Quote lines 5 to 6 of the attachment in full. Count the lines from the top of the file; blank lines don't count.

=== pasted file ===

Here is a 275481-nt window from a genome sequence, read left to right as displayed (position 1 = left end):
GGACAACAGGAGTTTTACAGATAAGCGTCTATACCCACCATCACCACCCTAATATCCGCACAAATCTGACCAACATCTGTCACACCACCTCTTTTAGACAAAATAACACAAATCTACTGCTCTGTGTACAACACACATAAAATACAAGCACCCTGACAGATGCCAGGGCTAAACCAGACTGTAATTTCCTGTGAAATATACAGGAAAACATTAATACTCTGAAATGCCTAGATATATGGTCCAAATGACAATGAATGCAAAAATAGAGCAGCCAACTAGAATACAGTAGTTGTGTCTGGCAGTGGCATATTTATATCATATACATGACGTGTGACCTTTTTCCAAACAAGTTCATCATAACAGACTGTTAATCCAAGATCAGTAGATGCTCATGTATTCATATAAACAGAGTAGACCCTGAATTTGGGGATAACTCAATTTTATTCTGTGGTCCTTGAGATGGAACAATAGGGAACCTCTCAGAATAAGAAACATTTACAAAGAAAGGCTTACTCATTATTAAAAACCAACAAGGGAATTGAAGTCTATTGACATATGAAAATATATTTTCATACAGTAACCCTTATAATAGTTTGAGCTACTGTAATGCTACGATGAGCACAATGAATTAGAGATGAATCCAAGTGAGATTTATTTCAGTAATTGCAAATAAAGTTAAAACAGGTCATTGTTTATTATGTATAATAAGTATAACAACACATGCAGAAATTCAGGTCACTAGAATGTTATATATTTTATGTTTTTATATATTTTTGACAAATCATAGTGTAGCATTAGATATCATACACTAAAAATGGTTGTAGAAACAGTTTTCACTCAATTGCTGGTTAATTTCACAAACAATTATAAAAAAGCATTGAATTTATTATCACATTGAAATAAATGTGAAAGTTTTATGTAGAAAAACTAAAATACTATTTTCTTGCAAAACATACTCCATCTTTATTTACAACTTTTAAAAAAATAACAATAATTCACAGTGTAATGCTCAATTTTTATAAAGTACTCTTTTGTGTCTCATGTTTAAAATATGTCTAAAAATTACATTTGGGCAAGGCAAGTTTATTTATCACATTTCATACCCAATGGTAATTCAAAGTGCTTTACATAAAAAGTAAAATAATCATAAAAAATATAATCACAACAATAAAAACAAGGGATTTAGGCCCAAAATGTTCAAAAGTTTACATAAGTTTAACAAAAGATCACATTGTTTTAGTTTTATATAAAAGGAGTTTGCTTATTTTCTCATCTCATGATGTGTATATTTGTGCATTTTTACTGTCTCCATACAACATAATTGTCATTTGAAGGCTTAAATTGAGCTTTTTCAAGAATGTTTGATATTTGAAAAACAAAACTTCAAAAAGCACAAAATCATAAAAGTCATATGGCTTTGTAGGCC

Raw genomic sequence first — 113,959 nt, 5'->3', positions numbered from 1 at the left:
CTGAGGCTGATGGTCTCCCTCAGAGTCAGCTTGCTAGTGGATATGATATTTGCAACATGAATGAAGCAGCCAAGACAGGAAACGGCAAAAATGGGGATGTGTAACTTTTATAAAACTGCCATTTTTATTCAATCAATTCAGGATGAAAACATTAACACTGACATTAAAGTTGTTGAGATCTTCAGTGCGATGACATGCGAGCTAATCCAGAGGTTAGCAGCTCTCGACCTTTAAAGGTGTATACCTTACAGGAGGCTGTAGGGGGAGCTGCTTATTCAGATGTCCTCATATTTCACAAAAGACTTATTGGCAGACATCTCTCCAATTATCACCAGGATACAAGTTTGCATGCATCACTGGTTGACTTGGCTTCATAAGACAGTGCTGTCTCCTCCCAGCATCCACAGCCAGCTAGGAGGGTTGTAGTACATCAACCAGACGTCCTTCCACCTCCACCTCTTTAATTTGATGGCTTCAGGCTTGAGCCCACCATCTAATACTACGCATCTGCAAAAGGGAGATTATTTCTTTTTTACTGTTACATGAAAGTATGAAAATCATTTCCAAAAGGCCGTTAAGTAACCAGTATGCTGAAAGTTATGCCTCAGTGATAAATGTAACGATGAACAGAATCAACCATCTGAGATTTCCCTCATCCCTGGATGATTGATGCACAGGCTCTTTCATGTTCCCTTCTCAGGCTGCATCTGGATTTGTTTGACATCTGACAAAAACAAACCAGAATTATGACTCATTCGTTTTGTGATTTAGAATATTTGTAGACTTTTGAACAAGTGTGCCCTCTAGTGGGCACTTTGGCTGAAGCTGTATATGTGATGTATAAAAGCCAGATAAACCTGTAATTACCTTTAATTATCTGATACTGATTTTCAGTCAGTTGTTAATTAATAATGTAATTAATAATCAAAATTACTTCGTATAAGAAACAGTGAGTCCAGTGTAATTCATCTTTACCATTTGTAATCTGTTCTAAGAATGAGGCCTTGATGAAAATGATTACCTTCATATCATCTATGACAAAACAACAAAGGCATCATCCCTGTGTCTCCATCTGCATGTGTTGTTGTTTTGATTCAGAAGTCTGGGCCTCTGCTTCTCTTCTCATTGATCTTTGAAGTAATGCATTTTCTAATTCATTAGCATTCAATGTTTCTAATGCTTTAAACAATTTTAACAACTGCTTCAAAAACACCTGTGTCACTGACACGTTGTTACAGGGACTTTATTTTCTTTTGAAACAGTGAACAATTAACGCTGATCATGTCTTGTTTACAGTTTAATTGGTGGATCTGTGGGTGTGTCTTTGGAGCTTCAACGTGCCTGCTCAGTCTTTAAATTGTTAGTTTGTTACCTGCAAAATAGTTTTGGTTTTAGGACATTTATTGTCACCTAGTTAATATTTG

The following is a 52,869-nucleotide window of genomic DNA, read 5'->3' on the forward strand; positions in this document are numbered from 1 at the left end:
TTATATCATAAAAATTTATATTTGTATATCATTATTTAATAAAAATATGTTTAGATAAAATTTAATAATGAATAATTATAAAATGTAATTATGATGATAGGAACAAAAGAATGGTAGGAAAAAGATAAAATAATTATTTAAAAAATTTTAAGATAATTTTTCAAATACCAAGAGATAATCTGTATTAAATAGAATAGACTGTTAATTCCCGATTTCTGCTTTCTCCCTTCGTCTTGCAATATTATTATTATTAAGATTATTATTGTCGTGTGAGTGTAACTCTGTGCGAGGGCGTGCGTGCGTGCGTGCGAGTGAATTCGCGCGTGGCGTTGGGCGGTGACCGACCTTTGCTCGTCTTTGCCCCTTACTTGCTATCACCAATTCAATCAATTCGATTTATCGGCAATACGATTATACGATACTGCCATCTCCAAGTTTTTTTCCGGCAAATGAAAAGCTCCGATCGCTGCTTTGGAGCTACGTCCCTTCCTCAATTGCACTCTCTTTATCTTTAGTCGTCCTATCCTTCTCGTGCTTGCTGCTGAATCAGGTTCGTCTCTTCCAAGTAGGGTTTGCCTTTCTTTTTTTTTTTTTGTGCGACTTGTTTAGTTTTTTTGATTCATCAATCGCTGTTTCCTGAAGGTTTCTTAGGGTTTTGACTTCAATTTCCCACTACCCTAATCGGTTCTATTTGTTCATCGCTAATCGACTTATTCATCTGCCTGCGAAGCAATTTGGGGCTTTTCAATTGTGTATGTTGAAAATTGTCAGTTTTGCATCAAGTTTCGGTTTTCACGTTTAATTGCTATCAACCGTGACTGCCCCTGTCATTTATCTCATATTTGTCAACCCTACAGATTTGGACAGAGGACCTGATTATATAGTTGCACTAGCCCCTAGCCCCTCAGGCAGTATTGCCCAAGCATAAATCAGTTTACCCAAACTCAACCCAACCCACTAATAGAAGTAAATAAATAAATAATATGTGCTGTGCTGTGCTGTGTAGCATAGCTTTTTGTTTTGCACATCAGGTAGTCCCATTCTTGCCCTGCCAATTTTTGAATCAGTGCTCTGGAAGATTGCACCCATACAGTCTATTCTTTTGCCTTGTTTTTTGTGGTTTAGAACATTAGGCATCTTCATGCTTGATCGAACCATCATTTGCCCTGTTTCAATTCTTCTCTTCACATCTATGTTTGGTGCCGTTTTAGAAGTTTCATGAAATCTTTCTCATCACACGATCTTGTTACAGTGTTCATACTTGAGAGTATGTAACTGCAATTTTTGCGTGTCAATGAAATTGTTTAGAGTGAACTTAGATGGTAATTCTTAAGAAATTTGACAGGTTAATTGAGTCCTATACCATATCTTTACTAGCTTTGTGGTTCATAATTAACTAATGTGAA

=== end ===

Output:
The following is a 52,869-nucleotide window of genomic DNA, read 5'->3' on the forward strand; positions in this document are numbered from 1 at the left end:
TTATATCATAAAAATTTATATTTGTATATCATTATTTAATAAAAATATGTTTAGATAAAATTTAATAATGAATAATTATAAAATGTAATTATGATGATAGGAACAAAAGAATGGTAGGAAAAAGATAAAATAATTATTTAAAAAATTTTAAGATAATTTTTCAAATACCAAGAGATAATCTGTATTAAATAGAATAGACTGTTAATTCCCGATTTCTGCTTTCTCCCTTCGTCTTGCAATATTATTATTATTAAGATTATTATTGTCGTGTGAGTGTAACTCTGTGCGAGGGCGTGCGTGCGTGCGTGCGAGTGAATTCGCGCGTGGCGTTGGGCGGTGACCGACCTTTGCTCGTCTTTGCCCCTTACTTGCTATCACCAATTCAATCAATTCGATTTATCGGCAATACGATTATACGATACTGCCATCTCCAAGTTTTTTTCCGGCAAATGAAAAGCTCCGATCGCTGCTTTGGAGCTACGTCCCTTCCTCAATTGCACTCTCTTTATCTTTAGTCGTCCTATCCTTCTCGTGCTTGCTGCTGAATCAGGTTCGTCTCTTCCAAGTAGGGTTTGCCTTTCTTTTTTTTTTTTTGTGCGACTTGTTTAGTTTTTTTGATTCATCAATCGCTGTTTCCTGAAGGTTTCTTAGGGTTTTGACTTCAATTTCCCACTACCCTAATCGGTTCTATTTGTTCATCGCTAATCGACTTATTCATCTGCCTGCGAAGCAATTTGGGGCTTTTCAATTGTGTATGTTGAAAATTGTCAGTTTTGCATCAAGTTTCGGTTTTCACGTTTAATTGCTATCAACCGTGACTGCCCCTGTCATTTATCTCATATTTGTCAACCCTACAGATTTGGACAGAGGACCTGATTATATAGTTGCACTAGCCCCTAGCCCCTCAGGCAGTATTGCCCAAGCATAAATCAGTTTACCCAAACTCAACCCAACCCACTAATAGAAGTAAATAAATAAATAATATGTGCTGTGCTGTGCTGTGTAGCATAGCTTTTTGTTTTGCACATCAGGTAGTCCCATTCTTGCCCTGCCAATTTTTGAATCAGTGCTCTGGAAGATTGCACCCATACAGTCTATTCTTTTGCCTTGTTTTTTGTGGTTTAGAACATTAGGCATCTTCATGCTTGATCGAACCATCATTTGCCCTGTTTCAATTCTTCTCTTCACATCTATGTTTGGTGCCGTTTTAGAAGTTTCATGAAATCTTTCTCATCACACGATCTTGTTACAGTGTTCATACTTGAGAGTATGTAACTGCAATTTTTGCGTGTCAATGAAATTGTTTAGAGTGAACTTAGATGGTAATTCTTAAGAAATTTGACAGGTTAATTGAGTCCTATACCATATCTTTACTAGCTTTGTGGTTCATAATTAACTAATGTGAA